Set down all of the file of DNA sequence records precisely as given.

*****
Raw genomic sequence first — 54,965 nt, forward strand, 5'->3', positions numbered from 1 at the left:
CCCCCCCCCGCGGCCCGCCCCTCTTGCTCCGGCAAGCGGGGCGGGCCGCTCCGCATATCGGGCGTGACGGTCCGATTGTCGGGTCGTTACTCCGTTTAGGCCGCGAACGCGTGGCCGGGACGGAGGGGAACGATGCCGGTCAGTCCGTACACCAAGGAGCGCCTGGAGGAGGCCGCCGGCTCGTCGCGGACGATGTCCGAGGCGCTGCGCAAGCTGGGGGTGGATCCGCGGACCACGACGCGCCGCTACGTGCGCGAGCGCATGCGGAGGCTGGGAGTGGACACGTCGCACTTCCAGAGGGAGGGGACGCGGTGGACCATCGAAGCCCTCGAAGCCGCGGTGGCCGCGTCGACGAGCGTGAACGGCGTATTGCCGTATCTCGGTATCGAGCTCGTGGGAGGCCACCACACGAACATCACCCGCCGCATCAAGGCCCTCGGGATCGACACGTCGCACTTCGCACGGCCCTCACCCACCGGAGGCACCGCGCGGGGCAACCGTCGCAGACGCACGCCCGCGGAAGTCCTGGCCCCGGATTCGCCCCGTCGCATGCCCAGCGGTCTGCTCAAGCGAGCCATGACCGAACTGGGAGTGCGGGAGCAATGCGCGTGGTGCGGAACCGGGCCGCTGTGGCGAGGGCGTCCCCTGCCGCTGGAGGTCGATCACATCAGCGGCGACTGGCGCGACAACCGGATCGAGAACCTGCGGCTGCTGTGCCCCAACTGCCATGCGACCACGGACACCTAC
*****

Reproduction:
Raw genomic sequence first — 54,965 nt, forward strand, 5'->3', positions numbered from 1 at the left:
CCCCCCCCCGCGGCCCGCCCCTCTTGCTCCGGCAAGCGGGGCGGGCCGCTCCGCATATCGGGCGTGACGGTCCGATTGTCGGGTCGTTACTCCGTTTAGGCCGCGAACGCGTGGCCGGGACGGAGGGGAACGATGCCGGTCAGTCCGTACACCAAGGAGCGCCTGGAGGAGGCCGCCGGCTCGTCGCGGACGATGTCCGAGGCGCTGCGCAAGCTGGGGGTGGATCCGCGGACCACGACGCGCCGCTACGTGCGCGAGCGCATGCGGAGGCTGGGAGTGGACACGTCGCACTTCCAGAGGGAGGGGACGCGGTGGACCATCGAAGCCCTCGAAGCCGCGGTGGCCGCGTCGACGAGCGTGAACGGCGTATTGCCGTATCTCGGTATCGAGCTCGTGGGAGGCCACCACACGAACATCACCCGCCGCATCAAGGCCCTCGGGATCGACACGTCGCACTTCGCACGGCCCTCACCCACCGGAGGCACCGCGCGGGGCAACCGTCGCAGACGCACGCCCGCGGAAGTCCTGGCCCCGGATTCGCCCCGTCGCATGCCCAGCGGTCTGCTCAAGCGAGCCATGACCGAACTGGGAGTGCGGGAGCAATGCGCGTGGTGCGGAACCGGGCCGCTGTGGCGAGGGCGTCCCCTGCCGCTGGAGGTCGATCACATCAGCGGCGACTGGCGCGACAACCGGATCGAGAACCTGCGGCTGCTGTGCCCCAACTGCCATGCGACCACGGACACCTAC